The change I would make would be to have a more diverse range of people in what makes up the average engineer – the role is varied with no “typical job”, and so there should be no “typical engineer”. A greater variety of people is needed to come up with a greater range of solutions to problems, and I’m pleased to see this changing.
5. What qualifications did you take at school/college?
A Levels – Maths, Further Maths, Chemistry, Physics and Biology (to AS).
6. Did you go to university? Was a degree required for your role?
Yes – Cambridge University to study Engineering (General then specialising in Civil, Structural and Environmental). At the time, this was presented as the most direct route into an engineering job and I enjoyed studying and the chance to experience university life. There are alternative routes into Civil Engineering, for example, through Apprenticeships that pay you to work and study, and there are a lot more of these positions available currently than there were a few years ago.
7. What gives you the most job satisfaction?
When I am working on something that has a direct and practical application to a problem. I get an incredible feeling from working on something that I think will make a difference to people’s lives.
8. What’s the most unexpected thing about your job?
I think I’ve already mentioned it – the unbelievable number of options. In my case, from construction to the space sector.
9. If you could give one piece of advice to a young person who is considering becoming an engineer, what would it be?
Talk to current and young engineers, and if you can get it, do some work experience. This is incredibly useful; even if the answer is “no, this is not for me” then at least you have figured that out. Saying that, there are just so many different roles – different disciplines (aerospace, environmental, chemical, civil, electrical, etc), different work environments (design studio, outdoors on a construction site, in a laboratory, in a workshop, in an office, etc), and so many different skills required to solve even one problem…it’s worth exploring and seeing what might suit you.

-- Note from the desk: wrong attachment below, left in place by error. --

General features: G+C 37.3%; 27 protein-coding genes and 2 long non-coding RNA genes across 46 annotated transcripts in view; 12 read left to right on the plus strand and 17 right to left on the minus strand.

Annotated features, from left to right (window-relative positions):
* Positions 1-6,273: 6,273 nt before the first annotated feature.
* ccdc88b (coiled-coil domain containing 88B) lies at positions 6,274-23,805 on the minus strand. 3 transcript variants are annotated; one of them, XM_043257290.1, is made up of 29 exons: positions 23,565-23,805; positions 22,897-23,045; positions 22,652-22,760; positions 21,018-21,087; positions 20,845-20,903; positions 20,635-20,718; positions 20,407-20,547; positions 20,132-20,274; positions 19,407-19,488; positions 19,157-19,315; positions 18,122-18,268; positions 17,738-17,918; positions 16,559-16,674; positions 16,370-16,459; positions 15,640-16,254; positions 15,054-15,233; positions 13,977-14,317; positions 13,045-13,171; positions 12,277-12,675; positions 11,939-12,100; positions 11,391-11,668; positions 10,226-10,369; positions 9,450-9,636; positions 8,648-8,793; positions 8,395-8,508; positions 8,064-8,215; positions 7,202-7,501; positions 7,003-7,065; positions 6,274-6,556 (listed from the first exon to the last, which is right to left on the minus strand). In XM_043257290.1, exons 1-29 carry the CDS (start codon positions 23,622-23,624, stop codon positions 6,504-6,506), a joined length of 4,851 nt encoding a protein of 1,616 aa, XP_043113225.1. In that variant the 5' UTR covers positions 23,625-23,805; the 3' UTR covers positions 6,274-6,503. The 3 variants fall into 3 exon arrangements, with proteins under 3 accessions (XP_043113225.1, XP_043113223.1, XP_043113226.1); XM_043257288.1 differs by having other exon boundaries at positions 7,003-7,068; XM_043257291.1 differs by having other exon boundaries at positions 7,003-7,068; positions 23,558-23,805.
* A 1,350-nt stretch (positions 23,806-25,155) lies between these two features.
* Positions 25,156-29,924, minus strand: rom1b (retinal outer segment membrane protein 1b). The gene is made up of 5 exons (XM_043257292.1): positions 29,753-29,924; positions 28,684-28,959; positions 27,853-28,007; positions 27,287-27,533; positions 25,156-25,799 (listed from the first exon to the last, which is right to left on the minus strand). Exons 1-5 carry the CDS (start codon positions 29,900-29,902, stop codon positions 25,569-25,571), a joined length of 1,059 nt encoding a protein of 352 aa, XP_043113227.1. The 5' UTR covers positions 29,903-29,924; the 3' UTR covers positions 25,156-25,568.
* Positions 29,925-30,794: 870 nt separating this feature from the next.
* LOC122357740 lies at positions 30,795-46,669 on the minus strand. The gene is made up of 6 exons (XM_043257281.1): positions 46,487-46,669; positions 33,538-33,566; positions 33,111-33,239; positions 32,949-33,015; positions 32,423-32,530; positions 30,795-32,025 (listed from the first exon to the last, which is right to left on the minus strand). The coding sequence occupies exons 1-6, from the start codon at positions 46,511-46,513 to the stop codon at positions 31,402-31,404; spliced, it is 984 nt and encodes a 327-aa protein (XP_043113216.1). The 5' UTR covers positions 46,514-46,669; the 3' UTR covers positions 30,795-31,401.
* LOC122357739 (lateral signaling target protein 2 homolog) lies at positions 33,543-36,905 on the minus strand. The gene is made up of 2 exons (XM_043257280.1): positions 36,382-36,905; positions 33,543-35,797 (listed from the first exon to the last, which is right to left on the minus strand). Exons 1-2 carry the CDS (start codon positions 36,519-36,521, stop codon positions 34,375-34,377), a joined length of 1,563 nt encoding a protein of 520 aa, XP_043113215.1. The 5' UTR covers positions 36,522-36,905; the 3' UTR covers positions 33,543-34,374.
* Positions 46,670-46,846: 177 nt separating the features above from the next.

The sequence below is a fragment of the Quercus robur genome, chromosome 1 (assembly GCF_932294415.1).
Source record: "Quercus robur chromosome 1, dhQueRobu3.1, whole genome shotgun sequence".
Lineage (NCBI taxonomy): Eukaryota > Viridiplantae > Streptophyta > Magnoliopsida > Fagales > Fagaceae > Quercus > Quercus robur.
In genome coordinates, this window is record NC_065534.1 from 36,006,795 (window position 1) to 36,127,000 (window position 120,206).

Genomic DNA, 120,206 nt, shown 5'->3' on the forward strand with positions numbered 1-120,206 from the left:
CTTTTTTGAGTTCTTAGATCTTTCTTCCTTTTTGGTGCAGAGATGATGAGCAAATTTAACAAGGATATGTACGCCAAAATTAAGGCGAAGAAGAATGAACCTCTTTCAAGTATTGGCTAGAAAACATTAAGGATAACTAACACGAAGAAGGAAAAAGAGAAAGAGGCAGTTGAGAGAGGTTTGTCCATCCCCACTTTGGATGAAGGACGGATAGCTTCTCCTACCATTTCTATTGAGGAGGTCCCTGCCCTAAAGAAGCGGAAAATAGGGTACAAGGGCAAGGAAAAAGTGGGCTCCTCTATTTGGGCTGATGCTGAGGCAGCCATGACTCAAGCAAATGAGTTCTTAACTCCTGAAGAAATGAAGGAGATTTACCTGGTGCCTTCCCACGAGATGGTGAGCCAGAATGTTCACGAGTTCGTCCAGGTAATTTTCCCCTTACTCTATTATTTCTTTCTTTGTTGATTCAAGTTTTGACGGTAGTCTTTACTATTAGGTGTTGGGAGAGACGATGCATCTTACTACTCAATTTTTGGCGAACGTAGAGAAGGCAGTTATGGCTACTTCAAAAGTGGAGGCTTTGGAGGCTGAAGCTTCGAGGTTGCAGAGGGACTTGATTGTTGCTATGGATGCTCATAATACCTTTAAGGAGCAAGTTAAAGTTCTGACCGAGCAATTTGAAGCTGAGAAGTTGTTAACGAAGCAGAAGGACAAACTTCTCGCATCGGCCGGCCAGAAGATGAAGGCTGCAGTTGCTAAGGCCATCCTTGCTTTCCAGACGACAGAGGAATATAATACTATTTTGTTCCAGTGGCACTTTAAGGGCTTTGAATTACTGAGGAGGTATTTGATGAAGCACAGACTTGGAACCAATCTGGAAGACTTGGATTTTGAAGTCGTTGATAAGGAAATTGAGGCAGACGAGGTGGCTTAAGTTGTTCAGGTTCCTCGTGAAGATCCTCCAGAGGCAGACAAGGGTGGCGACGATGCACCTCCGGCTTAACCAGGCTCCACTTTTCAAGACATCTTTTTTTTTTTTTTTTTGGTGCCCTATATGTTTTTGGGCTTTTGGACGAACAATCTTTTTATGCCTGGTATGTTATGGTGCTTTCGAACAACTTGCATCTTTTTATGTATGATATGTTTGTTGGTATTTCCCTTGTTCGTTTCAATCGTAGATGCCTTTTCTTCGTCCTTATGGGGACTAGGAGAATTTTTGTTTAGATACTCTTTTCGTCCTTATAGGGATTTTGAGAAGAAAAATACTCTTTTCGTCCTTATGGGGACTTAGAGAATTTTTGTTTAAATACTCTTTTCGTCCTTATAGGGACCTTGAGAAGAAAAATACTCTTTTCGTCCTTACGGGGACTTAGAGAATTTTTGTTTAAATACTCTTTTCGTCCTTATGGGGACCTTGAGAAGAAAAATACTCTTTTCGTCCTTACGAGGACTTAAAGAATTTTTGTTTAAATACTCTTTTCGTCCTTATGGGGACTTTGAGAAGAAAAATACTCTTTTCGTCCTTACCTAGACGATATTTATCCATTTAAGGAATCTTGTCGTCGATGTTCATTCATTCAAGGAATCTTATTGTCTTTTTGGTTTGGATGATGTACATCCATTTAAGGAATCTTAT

10. What do your friends/family think about your job?
They always seem to be impressed. No matter what I’m working on – whether it’s designing bridges and tunnels, or using satellites to measure things – it’s always met with a “wow, that’s pretty cool!”.
11. Do you have any hobbies that you like to do to relax?
I love walking in nature, exploring and travel. This career is useful in facilitating such opportunities as I have had the chance to work all around the world, and I have met the most incredible people along the way – from local communities in the Andes in Peru, to scientists and physicists in Germany to living in vibrant cities like Madrid.
I also love music - listening to and making it! I regularly go out to live music concerts, and I like playing music. I’m a flautist so I sometimes just play by myself at home, but it’s more fun playing in groups and orchestras with others.
12. Would you say that you had a good work/life balance?
Most of the time. Sometimes a big deadline comes, or a project in construction has some critical aspects which require more of a time commitment. Overnight rail possessions come to mind…
13. What are the biggest implications your work will/could have in the future?
The deterioration of bridges, dams, tunnels and other key services has highlighted the importance of monitoring the structural health of our bridges, tunnels and other infrastructure. I am using a radar remote sensing technique that can measure millimetre level movements of structures from space – the successful application of this technique could enable us to spot certain types of problems in infrastructure assets and prevent collapses.
14. What excites you most about engineering?
Working on solving problems by using technology to help society move forward.
15. What should no engineer leave home without?
Pen, paper and their smart phone are what I never leave home without. Very few challenges are solved by a single individual, and teamwork is important. Even if you’re working by yourself, at some point you’ll need to communicate your thoughts and ideas, and being able to draw good diagrams to convey your ideas is key! Pictures are also very helpful when visiting sites to capture lots of details and convey information to others.